I get an early start on a rising tide on what is a rather frigid day, 10-15 mph west winds coming and 30 F temperatures. It is early enough in the tide that I have to slide and push the canoe through 10 yards of shin deep silty mud to get to water. It leaves me breathing hard...harder than when I portage the canoe. I paddle the first hundred yards with both feet over the side rinsing the mud from my boots.
Marshes are at their best at the beginning and end of the day. Morning is a time of rapid change as birds come out of their night huddles greeting the warmth of the sun and beginning their search for food. Today, teal are numerically the most dominate birds. They are on migration to the north. They flush from a long distance in flocks of two to three dozen, whirling in formation and settling somewhere else in the marsh. I'm sure that I see more than a hundred and I only identify them because I brought my binoculars along, it takes three attempts before I get a chance to look at them while they are still floating. They are always too far off to bother with my camera.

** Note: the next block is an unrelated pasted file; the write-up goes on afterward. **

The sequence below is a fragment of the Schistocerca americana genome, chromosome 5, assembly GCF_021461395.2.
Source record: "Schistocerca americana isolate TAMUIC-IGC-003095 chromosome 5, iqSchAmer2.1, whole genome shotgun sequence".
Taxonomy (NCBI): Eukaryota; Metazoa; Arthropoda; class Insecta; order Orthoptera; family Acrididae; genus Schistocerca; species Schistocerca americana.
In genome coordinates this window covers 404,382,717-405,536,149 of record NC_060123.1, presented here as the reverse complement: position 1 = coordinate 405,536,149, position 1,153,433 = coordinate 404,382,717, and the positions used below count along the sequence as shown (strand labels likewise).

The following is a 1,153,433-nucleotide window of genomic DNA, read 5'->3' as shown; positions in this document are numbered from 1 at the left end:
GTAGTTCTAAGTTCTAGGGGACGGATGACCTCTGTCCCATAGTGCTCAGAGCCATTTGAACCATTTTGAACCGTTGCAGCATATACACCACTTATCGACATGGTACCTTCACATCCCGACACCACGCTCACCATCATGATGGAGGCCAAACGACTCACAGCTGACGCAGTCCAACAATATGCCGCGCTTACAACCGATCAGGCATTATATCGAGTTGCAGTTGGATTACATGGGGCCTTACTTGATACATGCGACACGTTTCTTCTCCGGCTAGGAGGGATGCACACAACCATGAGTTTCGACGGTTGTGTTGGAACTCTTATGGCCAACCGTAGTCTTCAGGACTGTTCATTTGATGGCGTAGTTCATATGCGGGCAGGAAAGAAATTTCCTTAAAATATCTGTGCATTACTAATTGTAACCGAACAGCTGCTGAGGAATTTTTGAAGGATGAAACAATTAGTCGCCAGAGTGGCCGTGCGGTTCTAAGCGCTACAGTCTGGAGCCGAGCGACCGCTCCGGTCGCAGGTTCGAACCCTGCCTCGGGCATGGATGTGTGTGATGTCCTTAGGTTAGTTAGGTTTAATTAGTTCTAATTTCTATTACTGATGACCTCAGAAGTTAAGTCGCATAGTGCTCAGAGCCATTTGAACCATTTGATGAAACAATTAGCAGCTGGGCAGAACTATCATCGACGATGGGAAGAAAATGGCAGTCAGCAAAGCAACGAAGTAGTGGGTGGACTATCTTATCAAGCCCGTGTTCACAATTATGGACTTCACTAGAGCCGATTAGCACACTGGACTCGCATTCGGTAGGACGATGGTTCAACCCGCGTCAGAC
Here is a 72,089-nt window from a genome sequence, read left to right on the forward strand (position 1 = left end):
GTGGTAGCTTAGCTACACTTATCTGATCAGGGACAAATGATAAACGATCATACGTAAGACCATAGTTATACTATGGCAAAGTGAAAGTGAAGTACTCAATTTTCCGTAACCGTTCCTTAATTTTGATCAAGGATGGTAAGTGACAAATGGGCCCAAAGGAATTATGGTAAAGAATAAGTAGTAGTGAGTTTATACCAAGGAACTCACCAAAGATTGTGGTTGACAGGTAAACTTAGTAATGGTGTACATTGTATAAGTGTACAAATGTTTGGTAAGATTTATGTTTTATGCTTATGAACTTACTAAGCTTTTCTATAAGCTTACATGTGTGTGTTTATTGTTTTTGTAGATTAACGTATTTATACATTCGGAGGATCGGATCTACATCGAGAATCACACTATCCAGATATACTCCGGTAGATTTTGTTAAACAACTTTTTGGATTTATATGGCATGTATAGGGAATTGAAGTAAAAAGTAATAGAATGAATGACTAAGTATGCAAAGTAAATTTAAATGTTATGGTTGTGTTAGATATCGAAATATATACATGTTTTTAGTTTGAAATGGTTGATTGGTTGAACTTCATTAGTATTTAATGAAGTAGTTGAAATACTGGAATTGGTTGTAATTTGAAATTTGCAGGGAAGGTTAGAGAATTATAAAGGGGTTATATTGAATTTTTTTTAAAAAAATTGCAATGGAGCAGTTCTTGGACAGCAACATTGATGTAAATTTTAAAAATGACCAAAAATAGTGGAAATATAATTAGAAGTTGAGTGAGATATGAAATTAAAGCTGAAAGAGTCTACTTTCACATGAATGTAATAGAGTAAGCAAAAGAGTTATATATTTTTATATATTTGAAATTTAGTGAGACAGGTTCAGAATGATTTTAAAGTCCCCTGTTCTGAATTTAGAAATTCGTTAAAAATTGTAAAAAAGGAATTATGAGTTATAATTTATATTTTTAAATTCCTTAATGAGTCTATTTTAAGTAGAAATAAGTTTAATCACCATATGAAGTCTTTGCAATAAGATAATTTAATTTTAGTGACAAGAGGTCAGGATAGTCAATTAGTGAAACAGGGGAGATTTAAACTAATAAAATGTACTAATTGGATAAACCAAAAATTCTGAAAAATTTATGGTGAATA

Milford Point in detail
I fight both wind and tide to get over to the point where I find 2 small flocks of swans - about 20 total. They avoid me but are not yet mating and do not exhibit any of the aggressiveness that comes at nesting time. I kick up a few black ducks and mallards, spot a few buffleheads and a few geese. Migration is in progress, but here it is still just the front edge. Two mature bald eagles are sitting on one of the osprey nest boxes.
When there is nothing to see, I notice that I am telling stories in my head...this is the place from where folktales come from, but it is just a taste, such things take much longer than today's trip.
The first 300+ entries in this blog were from the Seattle area on the west coast of North America. Starting with October 5, 2012, my blog (and myself for that matter) has moved to Connecticut on the east coast. I have a lot to learn about my new home. I paddle solo most of the time, but I do take others on many trips. Photographs are shot from the canoe on the day of the trip. The writing is done by pencil and paper in the canoe.
I am an interdisciplinary artist creating content-driven and concept-driven artwork in a diverse selection of materials and themes with a very strong recent emphasis on nature and ecology. I was the Rubicon Foundation/Smoke Farm Artist in Residence for 2011-2012. I now live in Connecticut.